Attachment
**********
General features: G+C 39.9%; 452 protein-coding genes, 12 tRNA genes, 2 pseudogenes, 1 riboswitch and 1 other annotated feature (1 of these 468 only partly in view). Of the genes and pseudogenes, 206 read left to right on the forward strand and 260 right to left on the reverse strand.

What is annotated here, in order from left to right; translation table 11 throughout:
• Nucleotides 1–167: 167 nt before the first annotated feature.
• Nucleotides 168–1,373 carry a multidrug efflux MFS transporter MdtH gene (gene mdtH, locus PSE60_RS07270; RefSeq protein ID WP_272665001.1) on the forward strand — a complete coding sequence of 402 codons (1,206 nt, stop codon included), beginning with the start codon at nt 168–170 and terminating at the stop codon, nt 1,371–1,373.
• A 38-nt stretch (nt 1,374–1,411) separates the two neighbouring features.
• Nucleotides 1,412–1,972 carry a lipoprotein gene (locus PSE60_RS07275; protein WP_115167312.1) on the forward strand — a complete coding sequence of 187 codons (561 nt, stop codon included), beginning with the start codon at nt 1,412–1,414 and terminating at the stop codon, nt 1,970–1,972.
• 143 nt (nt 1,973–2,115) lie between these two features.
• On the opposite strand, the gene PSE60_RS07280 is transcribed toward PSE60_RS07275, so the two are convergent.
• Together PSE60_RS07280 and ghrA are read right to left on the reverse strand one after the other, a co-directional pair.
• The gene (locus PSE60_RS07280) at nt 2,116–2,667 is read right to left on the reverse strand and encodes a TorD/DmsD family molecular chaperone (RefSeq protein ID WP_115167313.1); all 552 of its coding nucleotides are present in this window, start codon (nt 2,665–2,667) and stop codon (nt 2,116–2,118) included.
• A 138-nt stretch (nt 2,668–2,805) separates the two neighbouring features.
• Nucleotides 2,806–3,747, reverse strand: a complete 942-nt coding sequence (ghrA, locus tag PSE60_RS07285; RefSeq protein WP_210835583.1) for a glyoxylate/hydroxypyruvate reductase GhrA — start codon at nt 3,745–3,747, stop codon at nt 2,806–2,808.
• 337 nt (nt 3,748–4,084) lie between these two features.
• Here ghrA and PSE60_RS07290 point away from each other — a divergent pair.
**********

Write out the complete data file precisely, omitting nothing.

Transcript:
General features: G+C 39.9%; 452 protein-coding genes, 12 tRNA genes, 2 pseudogenes, 1 riboswitch and 1 other annotated feature (1 of these 468 only partly in view). Of the genes and pseudogenes, 206 read left to right on the forward strand and 260 right to left on the reverse strand.

What is annotated here, in order from left to right; translation table 11 throughout:
• Nucleotides 1–167: 167 nt before the first annotated feature.
• Nucleotides 168–1,373 carry a multidrug efflux MFS transporter MdtH gene (gene mdtH, locus PSE60_RS07270; RefSeq protein ID WP_272665001.1) on the forward strand — a complete coding sequence of 402 codons (1,206 nt, stop codon included), beginning with the start codon at nt 168–170 and terminating at the stop codon, nt 1,371–1,373.
• A 38-nt stretch (nt 1,374–1,411) separates the two neighbouring features.
• Nucleotides 1,412–1,972 carry a lipoprotein gene (locus PSE60_RS07275; protein WP_115167312.1) on the forward strand — a complete coding sequence of 187 codons (561 nt, stop codon included), beginning with the start codon at nt 1,412–1,414 and terminating at the stop codon, nt 1,970–1,972.
• 143 nt (nt 1,973–2,115) lie between these two features.
• On the opposite strand, the gene PSE60_RS07280 is transcribed toward PSE60_RS07275, so the two are convergent.
• Together PSE60_RS07280 and ghrA are read right to left on the reverse strand one after the other, a co-directional pair.
• The gene (locus PSE60_RS07280) at nt 2,116–2,667 is read right to left on the reverse strand and encodes a TorD/DmsD family molecular chaperone (RefSeq protein ID WP_115167313.1); all 552 of its coding nucleotides are present in this window, start codon (nt 2,665–2,667) and stop codon (nt 2,116–2,118) included.
• A 138-nt stretch (nt 2,668–2,805) separates the two neighbouring features.
• Nucleotides 2,806–3,747, reverse strand: a complete 942-nt coding sequence (ghrA, locus tag PSE60_RS07285; RefSeq protein WP_210835583.1) for a glyoxylate/hydroxypyruvate reductase GhrA — start codon at nt 3,745–3,747, stop codon at nt 2,806–2,808.
• 337 nt (nt 3,748–4,084) lie between these two features.
• Here ghrA and PSE60_RS07290 point away from each other — a divergent pair.